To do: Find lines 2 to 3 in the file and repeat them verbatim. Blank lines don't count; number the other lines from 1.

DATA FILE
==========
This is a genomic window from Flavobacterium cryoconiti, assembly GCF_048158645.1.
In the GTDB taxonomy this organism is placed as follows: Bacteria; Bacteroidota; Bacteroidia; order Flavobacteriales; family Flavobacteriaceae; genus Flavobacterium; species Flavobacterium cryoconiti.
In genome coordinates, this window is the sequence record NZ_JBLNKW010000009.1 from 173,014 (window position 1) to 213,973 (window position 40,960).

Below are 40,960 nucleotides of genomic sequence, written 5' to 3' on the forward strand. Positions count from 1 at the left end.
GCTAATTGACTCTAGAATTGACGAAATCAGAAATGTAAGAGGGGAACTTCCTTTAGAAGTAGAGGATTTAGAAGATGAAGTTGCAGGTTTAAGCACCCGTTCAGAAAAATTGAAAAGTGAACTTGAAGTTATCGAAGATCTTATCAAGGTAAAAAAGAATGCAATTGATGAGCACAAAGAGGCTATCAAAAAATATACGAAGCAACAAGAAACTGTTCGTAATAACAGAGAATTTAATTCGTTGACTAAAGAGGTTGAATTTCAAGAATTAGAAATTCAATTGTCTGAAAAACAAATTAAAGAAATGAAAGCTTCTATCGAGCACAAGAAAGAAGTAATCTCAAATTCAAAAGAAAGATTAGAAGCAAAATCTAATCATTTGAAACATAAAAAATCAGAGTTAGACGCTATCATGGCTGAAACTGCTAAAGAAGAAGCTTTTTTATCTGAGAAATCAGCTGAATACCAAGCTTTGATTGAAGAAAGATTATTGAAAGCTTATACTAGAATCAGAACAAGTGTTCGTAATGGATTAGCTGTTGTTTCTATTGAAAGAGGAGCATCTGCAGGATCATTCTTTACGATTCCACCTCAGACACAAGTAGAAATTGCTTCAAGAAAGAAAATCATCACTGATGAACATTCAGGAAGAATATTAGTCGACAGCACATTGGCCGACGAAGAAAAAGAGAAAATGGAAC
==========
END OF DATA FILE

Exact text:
In the GTDB taxonomy this organism is placed as follows: Bacteria; Bacteroidota; Bacteroidia; order Flavobacteriales; family Flavobacteriaceae; genus Flavobacterium; species Flavobacterium cryoconiti.
In genome coordinates, this window is the sequence record NZ_JBLNKW010000009.1 from 173,014 (window position 1) to 213,973 (window position 40,960).